Essentially it all boils down to time versus security. For those unlucky attendees who have lost their badges in the past, there is seemingly no solution other than to purchase another badge. Without a guarantee that the lost badge isn’t being used, someone who might have made a mistake or had their badge taken would get the raw end of the deal. With RFIDs, it’s potentially possible to turn off lost badges making them inactive for tapping in and out of the convention. Each RFID chip is individual and therefore can be turned off and replaced.
In an attempt to cut down on counterfeiters and scalpers, this is a reasonable reaction from CCI. After being tested in other cons like Silicon Valley and Salt Lake and New York, Wondercon seemed to be their own official trial run. For those unfamiliar with the process, attendees who may have never encountered RFID use, this can be a jarring and potentially restrictive process for them. Here are some of our tips regarding RFIDs and badges.
- Keep your badge ready. This shouldn’t be an issue for regulars. Security already requires people to have their badge held up and ready to see, now you just have to be ready to tap it as well.
- Make sure to tap in AND tap out. This may seem like an obvious one, but during points of crowding and the busy hours, there is a potential to be missed tapping in or out. This can present a problem the next time you want to use your badge. The badge keeps track of your movements, so follow the rules and stay in line.
- Secure your badge. Although the RFID makes losing your badge less of a pain, it’s still important to make sure your badge is secured, especially when you are exploring the floor. With crowds of people and pushing and shoving, it’s easy for your badge to be knocked off of the lanyard or taken off your body. Hook your lanyard into the plastic of the badge holder as well as the metal pin for extra protection, and hold onto it in crowds.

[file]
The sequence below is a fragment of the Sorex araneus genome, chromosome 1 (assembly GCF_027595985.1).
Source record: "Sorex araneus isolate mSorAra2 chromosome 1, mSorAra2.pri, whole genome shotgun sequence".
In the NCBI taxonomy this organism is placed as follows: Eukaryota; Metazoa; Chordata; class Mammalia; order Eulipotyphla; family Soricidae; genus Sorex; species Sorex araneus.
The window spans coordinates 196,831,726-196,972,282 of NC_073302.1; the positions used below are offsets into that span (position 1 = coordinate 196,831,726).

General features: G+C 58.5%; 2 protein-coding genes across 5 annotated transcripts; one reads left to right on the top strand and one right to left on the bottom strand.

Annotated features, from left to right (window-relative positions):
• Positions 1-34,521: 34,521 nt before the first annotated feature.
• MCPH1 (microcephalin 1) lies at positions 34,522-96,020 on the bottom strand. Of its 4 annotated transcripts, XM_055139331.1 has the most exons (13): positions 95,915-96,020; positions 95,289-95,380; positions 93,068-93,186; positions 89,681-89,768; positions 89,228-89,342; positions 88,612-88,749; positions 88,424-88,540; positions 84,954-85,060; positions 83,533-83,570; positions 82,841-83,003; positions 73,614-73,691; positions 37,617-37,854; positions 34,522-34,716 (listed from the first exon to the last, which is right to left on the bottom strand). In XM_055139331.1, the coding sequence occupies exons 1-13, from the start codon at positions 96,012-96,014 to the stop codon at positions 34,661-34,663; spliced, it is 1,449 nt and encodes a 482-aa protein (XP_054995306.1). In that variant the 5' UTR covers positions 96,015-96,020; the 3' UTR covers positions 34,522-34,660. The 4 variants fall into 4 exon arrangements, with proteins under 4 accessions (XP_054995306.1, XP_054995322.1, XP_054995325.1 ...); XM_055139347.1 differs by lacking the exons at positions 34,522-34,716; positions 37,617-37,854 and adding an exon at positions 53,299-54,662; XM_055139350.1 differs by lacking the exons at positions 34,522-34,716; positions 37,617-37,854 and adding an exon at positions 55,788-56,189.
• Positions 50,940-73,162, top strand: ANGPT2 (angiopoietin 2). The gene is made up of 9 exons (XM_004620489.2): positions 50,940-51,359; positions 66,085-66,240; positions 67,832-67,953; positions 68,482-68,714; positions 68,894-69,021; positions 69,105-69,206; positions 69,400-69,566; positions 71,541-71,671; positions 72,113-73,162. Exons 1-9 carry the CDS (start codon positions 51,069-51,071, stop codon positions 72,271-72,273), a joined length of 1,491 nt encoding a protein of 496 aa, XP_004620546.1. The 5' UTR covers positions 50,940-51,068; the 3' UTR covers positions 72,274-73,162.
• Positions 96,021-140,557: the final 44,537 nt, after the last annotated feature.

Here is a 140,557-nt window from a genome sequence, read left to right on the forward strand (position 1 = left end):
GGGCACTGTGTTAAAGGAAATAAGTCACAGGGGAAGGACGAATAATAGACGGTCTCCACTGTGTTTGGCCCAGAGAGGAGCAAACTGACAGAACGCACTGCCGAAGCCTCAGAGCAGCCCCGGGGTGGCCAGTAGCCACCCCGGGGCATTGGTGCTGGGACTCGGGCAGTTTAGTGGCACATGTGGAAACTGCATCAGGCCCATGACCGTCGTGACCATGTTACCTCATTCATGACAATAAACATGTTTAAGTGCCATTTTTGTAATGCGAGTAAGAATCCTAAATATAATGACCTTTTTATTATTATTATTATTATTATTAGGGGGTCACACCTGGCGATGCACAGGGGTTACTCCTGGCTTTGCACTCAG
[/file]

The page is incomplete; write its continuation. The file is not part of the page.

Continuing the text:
- Aim for lower traffic areas. This requires some knowledge of the convention center, but if you want to avoid more lines and potential bottlenecking of the masses, walk down further from the crowds. All doors lead into the floor, some just are farther away from your goal.
- Keep an eye out in the mail. Badges will be mailed to you this year, instead of you picking them up. So it’s your responsibility to keep it somewhere safe until the convention and make sure you have it before you leave for San Diego!
We’ve also accessorized this year with our own customized retractable reel ID badge holders from CorgiKohmander.
— NERDOPHILES (@nerdophiles) April 17, 2016
As far as our opinion on RFIDs, it’s a process that takes getting used to. But if it clamps down on problems like counterfeiting and gives those who waited and participated in the grueling process of buying a badge the exclusive privilege of attending the convention then we are all for it.
* Since we do not have attendees or press from SVCC or SLCC, we can not give an accurate opinion on the RFID situation that they have. Those with experience please comment below to further the discussion!